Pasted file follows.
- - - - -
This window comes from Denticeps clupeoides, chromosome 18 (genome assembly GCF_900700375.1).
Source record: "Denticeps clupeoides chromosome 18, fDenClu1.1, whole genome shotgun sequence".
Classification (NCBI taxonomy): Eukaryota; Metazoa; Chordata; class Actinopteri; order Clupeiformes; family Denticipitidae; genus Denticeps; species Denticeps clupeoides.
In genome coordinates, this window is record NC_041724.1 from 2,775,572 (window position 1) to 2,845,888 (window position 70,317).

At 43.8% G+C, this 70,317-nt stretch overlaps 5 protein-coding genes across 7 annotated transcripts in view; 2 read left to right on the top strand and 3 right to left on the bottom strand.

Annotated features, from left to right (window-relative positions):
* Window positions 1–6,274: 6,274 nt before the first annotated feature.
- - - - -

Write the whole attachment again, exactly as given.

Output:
This window comes from Denticeps clupeoides, chromosome 18 (genome assembly GCF_900700375.1).
Source record: "Denticeps clupeoides chromosome 18, fDenClu1.1, whole genome shotgun sequence".
Classification (NCBI taxonomy): Eukaryota; Metazoa; Chordata; class Actinopteri; order Clupeiformes; family Denticipitidae; genus Denticeps; species Denticeps clupeoides.
In genome coordinates, this window is record NC_041724.1 from 2,775,572 (window position 1) to 2,845,888 (window position 70,317).

At 43.8% G+C, this 70,317-nt stretch overlaps 5 protein-coding genes across 7 annotated transcripts in view; 2 read left to right on the top strand and 3 right to left on the bottom strand.

Annotated features, from left to right (window-relative positions):
* Window positions 1–6,274: 6,274 nt before the first annotated feature.